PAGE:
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after 49

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Ready for Quiz #50?

The year II finale!

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Quiz Rules/Format
(Same as last year, feel free to skip to the quiz if you know the rules already)

Your Task: Name the mystery Artist, ideally with as few clues as possible.

Correctly guess the artist on the first clue? 500 points.

After scrolling down to the second clue? 400 points.

Still don’t know after the fifth clue? 0 points, but a crisp high-five for participating.

I’ll use google translate to put the correct answer at the bottom in Arabic (if you read Arabic, that’s fantastic, but no cheating by reading ahead!) and you can translate it back to the language of your choice to confirm your answer.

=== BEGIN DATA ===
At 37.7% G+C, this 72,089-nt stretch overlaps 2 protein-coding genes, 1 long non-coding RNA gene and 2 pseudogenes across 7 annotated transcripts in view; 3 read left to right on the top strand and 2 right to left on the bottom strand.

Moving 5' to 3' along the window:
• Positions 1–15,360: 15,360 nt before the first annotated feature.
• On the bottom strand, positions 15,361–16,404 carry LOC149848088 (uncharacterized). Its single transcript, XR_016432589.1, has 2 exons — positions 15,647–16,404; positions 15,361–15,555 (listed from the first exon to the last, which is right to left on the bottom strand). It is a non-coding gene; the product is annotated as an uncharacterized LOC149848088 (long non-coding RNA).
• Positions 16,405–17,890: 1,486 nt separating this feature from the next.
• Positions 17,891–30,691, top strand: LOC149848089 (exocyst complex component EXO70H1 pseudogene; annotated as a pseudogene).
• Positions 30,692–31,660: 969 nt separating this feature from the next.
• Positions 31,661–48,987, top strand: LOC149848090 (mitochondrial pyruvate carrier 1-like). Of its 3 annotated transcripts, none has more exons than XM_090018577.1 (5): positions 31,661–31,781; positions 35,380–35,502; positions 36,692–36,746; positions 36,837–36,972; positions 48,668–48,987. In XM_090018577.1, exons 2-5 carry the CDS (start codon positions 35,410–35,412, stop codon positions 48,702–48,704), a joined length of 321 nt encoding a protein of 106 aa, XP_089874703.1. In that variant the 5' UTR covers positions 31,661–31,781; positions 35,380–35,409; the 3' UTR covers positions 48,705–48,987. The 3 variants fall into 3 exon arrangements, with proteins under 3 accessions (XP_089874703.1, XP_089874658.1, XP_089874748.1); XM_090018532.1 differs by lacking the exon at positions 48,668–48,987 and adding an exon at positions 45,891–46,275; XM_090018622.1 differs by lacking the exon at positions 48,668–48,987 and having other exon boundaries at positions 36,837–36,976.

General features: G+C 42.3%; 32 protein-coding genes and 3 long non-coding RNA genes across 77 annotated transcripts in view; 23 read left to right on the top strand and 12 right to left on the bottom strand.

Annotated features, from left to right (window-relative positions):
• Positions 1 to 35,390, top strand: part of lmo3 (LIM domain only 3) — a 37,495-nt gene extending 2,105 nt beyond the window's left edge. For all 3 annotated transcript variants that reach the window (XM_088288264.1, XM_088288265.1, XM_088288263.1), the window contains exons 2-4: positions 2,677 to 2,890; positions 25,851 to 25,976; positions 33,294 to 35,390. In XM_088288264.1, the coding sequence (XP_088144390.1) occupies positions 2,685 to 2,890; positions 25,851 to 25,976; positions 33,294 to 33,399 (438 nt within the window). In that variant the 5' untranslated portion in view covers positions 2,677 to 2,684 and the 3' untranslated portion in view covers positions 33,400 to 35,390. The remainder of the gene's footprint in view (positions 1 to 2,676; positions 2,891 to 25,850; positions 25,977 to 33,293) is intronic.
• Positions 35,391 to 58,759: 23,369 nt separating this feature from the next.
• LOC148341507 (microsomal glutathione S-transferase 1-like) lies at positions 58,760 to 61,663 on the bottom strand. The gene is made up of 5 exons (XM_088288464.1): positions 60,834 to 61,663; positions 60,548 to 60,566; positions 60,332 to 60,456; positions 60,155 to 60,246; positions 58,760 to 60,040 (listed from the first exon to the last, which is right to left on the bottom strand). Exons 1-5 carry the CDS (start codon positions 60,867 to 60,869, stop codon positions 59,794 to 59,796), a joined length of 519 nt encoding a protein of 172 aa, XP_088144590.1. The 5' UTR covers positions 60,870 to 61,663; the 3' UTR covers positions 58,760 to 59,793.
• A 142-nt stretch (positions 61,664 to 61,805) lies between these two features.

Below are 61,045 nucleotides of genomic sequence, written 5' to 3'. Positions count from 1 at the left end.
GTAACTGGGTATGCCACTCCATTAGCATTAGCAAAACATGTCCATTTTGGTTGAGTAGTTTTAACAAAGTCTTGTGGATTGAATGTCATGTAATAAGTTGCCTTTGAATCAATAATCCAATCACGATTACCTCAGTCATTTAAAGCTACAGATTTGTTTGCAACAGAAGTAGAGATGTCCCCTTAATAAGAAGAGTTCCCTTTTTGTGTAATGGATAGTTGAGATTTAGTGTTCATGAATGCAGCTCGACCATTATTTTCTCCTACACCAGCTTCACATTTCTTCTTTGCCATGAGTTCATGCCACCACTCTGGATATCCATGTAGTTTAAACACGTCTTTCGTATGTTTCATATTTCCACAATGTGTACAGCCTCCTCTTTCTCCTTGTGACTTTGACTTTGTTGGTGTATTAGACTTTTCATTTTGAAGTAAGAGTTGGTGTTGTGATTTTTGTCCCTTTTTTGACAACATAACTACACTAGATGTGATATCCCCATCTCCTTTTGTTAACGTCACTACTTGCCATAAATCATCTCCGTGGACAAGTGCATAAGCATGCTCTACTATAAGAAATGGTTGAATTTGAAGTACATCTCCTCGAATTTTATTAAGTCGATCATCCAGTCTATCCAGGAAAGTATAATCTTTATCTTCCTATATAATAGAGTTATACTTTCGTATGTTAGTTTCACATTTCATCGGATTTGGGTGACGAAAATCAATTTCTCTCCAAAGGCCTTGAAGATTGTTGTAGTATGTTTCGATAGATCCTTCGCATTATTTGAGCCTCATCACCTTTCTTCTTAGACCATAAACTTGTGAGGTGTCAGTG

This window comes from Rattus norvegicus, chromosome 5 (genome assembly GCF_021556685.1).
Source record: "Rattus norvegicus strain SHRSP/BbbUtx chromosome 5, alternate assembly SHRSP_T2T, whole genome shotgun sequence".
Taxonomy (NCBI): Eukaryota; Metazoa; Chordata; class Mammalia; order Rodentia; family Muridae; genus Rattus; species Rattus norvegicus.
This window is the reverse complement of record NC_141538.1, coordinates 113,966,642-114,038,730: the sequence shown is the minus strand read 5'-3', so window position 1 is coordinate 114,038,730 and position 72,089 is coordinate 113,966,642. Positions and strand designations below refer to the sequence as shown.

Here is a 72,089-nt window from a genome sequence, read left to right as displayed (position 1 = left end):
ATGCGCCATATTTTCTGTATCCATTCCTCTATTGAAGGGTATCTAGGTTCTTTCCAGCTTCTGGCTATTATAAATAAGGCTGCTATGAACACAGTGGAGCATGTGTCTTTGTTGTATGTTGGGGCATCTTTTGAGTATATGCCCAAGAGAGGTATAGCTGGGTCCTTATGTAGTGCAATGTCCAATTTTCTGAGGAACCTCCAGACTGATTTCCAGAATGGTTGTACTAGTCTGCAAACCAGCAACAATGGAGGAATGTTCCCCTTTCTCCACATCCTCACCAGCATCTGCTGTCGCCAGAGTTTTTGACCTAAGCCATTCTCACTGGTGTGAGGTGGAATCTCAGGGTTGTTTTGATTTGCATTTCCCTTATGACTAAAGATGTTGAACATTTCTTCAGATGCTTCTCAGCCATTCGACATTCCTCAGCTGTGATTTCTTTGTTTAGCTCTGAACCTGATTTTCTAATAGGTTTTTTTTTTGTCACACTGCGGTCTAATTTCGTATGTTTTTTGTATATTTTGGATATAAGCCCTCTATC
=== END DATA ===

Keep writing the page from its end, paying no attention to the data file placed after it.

In the comments, please enter your POINTS earned (not the artist name) and I’ll keep track of the running totals in a spreadsheet.

In addition to eternal bragging rights, the winner at the end of the year may even get something as prestigious as a digital certificate.

Here goes!

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Artist of the Week #50
Record POINTS Earned (Not Artist Name) in the comments
(scroll down for additional clues)

For:

500 points………………..American artist, born in 1958, his recording studio is the solution to the photo puzzle below: